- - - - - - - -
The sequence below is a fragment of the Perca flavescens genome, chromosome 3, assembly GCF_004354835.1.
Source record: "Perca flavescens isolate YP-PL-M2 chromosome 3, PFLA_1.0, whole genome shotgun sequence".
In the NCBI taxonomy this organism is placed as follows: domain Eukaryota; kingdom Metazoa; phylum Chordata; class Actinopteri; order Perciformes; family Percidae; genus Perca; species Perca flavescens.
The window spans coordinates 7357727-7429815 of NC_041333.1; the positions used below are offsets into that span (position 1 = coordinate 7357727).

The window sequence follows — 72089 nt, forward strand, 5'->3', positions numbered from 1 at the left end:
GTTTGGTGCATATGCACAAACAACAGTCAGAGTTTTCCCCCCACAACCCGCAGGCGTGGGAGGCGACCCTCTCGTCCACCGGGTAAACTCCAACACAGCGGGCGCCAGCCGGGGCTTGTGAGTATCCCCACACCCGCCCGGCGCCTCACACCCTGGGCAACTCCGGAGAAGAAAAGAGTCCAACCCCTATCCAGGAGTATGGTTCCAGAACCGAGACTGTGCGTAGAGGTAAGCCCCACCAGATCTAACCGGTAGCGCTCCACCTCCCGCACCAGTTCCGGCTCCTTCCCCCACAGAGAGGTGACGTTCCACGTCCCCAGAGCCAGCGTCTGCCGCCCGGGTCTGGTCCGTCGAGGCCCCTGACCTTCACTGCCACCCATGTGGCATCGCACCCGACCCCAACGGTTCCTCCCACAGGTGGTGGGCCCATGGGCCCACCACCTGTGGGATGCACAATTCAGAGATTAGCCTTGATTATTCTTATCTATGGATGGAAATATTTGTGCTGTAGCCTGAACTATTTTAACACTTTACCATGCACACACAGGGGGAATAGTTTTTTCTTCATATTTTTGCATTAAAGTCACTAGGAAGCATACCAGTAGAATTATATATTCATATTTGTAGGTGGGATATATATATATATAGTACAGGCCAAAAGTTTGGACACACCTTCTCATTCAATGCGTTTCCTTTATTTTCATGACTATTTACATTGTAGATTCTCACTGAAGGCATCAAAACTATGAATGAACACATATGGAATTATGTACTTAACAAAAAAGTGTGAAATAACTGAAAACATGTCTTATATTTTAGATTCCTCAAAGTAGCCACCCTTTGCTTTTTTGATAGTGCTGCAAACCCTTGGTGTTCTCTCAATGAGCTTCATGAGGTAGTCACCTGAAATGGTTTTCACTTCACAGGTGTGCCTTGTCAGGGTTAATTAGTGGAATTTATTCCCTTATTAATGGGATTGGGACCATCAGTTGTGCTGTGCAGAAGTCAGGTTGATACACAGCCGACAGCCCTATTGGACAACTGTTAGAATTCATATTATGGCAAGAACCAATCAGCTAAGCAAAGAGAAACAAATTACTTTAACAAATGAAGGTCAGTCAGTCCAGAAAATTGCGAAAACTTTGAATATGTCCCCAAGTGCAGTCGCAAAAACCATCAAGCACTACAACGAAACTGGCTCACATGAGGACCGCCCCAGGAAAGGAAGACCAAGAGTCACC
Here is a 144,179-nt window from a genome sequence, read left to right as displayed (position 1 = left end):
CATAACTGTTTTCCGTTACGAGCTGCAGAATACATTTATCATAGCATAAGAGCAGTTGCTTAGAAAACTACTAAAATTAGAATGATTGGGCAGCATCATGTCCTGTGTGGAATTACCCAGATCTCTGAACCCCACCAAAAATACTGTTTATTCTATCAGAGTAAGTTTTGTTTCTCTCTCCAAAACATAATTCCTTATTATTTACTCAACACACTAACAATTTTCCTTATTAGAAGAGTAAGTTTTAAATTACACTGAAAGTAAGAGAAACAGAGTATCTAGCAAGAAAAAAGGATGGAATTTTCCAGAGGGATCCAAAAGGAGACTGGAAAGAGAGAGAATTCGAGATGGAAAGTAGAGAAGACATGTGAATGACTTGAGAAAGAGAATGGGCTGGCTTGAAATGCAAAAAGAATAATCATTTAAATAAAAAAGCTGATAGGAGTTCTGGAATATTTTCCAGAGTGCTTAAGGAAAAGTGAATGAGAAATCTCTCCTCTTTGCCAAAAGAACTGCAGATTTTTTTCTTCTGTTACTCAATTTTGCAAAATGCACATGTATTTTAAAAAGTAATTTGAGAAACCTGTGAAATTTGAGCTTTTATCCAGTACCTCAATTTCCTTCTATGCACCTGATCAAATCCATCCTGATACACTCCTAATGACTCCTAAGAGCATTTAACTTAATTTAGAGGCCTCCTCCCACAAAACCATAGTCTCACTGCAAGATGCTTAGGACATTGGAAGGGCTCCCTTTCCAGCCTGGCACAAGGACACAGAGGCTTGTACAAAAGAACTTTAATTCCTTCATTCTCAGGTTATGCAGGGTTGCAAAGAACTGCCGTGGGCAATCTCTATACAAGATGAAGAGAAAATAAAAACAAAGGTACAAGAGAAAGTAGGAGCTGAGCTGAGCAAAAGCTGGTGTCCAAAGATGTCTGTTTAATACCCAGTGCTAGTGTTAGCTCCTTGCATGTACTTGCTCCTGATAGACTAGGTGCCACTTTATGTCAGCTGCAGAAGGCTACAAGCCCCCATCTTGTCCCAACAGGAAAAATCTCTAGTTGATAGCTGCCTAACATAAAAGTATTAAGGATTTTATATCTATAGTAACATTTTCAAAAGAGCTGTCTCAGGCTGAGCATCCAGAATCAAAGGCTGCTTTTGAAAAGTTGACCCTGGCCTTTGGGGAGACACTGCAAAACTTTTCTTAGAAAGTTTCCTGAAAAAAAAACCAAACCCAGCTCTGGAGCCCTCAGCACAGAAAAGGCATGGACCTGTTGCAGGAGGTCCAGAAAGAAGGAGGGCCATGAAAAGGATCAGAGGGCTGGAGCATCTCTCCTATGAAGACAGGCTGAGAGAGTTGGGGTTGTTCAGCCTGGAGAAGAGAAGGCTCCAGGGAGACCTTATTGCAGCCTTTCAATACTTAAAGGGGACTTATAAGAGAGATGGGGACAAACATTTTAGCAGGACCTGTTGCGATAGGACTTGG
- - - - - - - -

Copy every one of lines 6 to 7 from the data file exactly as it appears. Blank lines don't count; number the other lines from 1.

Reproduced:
GTTTGGTGCATATGCACAAACAACAGTCAGAGTTTTCCCCCCACAACCCGCAGGCGTGGGAGGCGACCCTCTCGTCCACCGGGTAAACTCCAACACAGCGGGCGCCAGCCGGGGCTTGTGAGTATCCCCACACCCGCCCGGCGCCTCACACCCTGGGCAACTCCGGAGAAGAAAAGAGTCCAACCCCTATCCAGGAGTATGGTTCCAGAACCGAGACTGTGCGTAGAGGTAAGCCCCACCAGATCTAACCGGTAGCGCTCCACCTCCCGCACCAGTTCCGGCTCCTTCCCCCACAGAGAGGTGACGTTCCACGTCCCCAGAGCCAGCGTCTGCCGCCCGGGTCTGGTCCGTCGAGGCCCCTGACCTTCACTGCCACCCATGTGGCATCGCACCCGACCCCAACGGTTCCTCCCACAGGTGGTGGGCCCATGGGCCCACCACCTGTGGGATGCACAATTCAGAGATTAGCCTTGATTATTCTTATCTATGGATGGAAATATTTGTGCTGTAGCCTGAACTATTTTAACACTTTACCATGCACACACAGGGGGAATAGTTTTTTCTTCATATTTTTGCATTAAAGTCACTAGGAAGCATACCAGTAGAATTATATATTCATATTTGTAGGTGGGATATATATATATATAGTACAGGCCAAAAGTTTGGACACACCTTCTCATTCAATGCGTTTCCTTTATTTTCATGACTATTTACATTGTAGATTCTCACTGAAGGCATCAAAACTATGAATGAACACATATGGAATTATGTACTTAACAAAAAAGTGTGAAATAACTGAAAACATGTCTTATATTTTAGATTCCTCAAAGTAGCCACCCTTTGCTTTTTTGATAGTGCTGCAAACCCTTGGTGTTCTCTCAATGAGCTTCATGAGGTAGTCACCTGAAATGGTTTTCACTTCACAGGTGTGCCTTGTCAGGGTTAATTAGTGGAATTTATTCCCTTATTAATGGGATTGGGACCATCAGTTGTGCTGTGCAGAAGTCAGGTTGATACACAGCCGACAGCCCTATTGGACAACTGTTAGAATTCATATTATGGCAAGAACCAATCAGCTAAGCAAAGAGAAACAAATTACTTTAACAAATGAAGGTCAGTCAGTCCAGAAAATTGCGAAAACTTTGAATATGTCCCCAAGTGCAGTCGCAAAAACCATCAAGCACTACAACGAAACTGGCTCACATGAGGACCGCCCCAGGAAAGGAAGACCAAGAGTCACC
Here is a 144,179-nt window from a genome sequence, read left to right as displayed (position 1 = left end):